• Hours: Because the nanny lives with you, are you expecting her to work a 9 to 5 schedule or do you need her from 6 to 10 am and then again from 4 to 8 pm? What if she works more than 40 hours? Does she work weekends? Will her hours be unpredictable sometimes?
    • Pay: Most nannies are paid an hourly rate. What is her pay rate for normal hours, weekend hours and holidays? Learn more about What Does a Live-In Nanny Cost? »
    • Overtime: If your nanny cares for your kids more than 40 hours a week, some states (including Maine, Maryland, Massachusetts, Minnesota and New York) require that you pay her overtime. While other states don't mandate it, you should think about creating some provision for it. For example, if she works late on Monday night, maybe she can leave early on Friday? Make sure you and your caregiver are on the same page when it comes to these extra hours and what is acceptable.

      "If they are not entitled to overtime, that doesn't mean they are not entitled to pay for every hour they work," reminds Weinberger.

      Overtime for nannies usually equals time and a half of their standard rate.

    • Taxes: The IRS also gets involved when you hire a nanny, so you also need to make a plan paying nanny taxes. Use our nanny tax calculator to figure out how much is involved and then learn How to Get Started Creating a Nanny Payroll Account »
    • Room and Board: What -- exactly -- will you pay for? Will she have a room of her own, with a lock on the door? Will she have a private bathroom or have to share with your kids? What type of "board" or food is included? Will you give her an allowance for going out to eat? Will you supply toiletries? If you have a housekeeper, will she clean your nanny's areas as well?
    • Phone: Will you provide a cell phone and pay for all -- or some -- of a phone contract? Will she have a private landline in your home or share the family's? Can she give the number out to friends and family?
    • Holidays: According to the 2013 INA Salary and Benefits Survey, most nannies get paid holidays -- usually about six days. What holidays will she have off? The typical ones are New Year's Day, Memorial Day, Independence Day, Labor Day, Thanksgiving and Christmas -- but you can negotiate what makes the most sense for all of you.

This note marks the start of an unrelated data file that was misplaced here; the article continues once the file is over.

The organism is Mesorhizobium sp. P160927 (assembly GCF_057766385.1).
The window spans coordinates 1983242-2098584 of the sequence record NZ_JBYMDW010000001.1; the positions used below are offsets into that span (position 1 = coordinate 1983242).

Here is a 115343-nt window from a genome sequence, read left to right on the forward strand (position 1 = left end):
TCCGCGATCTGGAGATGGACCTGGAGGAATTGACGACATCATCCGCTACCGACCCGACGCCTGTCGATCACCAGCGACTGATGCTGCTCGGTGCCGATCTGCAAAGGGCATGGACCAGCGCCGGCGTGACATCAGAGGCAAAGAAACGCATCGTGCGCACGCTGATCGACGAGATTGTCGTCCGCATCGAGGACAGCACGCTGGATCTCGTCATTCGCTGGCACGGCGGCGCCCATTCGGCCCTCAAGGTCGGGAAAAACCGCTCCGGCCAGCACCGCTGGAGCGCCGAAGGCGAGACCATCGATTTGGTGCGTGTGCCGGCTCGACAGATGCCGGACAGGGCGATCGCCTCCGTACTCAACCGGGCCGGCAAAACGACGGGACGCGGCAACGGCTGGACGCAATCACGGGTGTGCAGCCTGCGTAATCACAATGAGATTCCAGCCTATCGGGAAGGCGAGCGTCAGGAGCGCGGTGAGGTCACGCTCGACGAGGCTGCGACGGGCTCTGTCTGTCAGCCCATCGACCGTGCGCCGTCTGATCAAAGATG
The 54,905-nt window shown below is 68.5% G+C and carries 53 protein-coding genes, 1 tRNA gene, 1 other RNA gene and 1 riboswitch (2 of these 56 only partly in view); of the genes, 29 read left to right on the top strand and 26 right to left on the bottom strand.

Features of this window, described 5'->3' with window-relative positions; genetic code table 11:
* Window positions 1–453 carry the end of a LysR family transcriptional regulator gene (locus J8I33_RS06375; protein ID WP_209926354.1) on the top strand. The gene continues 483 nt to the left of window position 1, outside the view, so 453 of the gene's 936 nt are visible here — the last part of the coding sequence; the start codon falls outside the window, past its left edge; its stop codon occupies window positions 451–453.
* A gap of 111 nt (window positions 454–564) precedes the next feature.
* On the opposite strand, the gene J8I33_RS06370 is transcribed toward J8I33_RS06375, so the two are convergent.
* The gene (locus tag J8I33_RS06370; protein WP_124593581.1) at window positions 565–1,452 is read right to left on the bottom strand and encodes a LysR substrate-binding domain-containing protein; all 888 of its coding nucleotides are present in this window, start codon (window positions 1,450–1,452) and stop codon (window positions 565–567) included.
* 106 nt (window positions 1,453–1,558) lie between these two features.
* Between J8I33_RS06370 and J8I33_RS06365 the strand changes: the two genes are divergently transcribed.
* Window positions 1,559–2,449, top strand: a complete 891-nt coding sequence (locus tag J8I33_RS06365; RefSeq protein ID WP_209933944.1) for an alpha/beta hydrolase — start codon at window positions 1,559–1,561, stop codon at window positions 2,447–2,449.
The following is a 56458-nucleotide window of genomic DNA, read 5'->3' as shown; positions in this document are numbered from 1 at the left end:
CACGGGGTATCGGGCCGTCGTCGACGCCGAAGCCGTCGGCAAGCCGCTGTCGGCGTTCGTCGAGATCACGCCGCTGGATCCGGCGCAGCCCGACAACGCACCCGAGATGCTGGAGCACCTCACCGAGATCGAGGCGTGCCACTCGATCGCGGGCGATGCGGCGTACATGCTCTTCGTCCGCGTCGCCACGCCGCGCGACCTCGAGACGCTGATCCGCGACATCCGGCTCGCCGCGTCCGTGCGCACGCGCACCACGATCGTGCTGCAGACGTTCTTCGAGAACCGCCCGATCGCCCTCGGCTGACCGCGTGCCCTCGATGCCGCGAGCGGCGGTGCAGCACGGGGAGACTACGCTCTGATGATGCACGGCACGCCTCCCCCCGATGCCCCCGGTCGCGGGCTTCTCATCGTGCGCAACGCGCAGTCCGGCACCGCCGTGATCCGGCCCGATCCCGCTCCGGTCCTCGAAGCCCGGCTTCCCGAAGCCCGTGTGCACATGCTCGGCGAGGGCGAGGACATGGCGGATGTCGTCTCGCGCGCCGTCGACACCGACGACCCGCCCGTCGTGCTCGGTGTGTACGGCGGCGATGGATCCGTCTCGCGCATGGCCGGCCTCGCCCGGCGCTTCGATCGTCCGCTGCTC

• Vacation: Most nannies also get about two weeks of paid vacation. What does paid vacation include? How much notice does she have to give you that she's taking some time off? Does her vacation have to coincide with your family vacation? Are you also paying for part of the nanny's trip or strictly her salary for those days? Can she still stay in your home during that time? Who will take care of the kids while she's off duty?
    • Sick Days: Will you also offer paid sick days? How many? (The average is about five days). How much notice does she have to give you? For more information, read: I Have a Sick Nanny, Now What? »
    • Family Vacations: Will you pay your nanny when you go on a family vacation or are home for a holiday?

      What if the nanny comes with you on a family vacation? What is expected? What do you pay for? Will she be paid if you while you're away? Read more about Should You Bring Your Nanny on Vacation? »

    • Insurance: What kind of health, automobile, workers' compensation or liability insurance will you pay for or require her to have? How much? Decide: Do You Need Nanny Insurance? »
    • Car: Is your nanny required to have her own car? Will you compensate her for gas and wear and tear when she uses is to chauffer your kids around? Will you pay extra for her to have additional automobile insurance coverage? Will she only drive the family cars? Discuss your policies on seatbelts, texting and talking on cell phones while driving.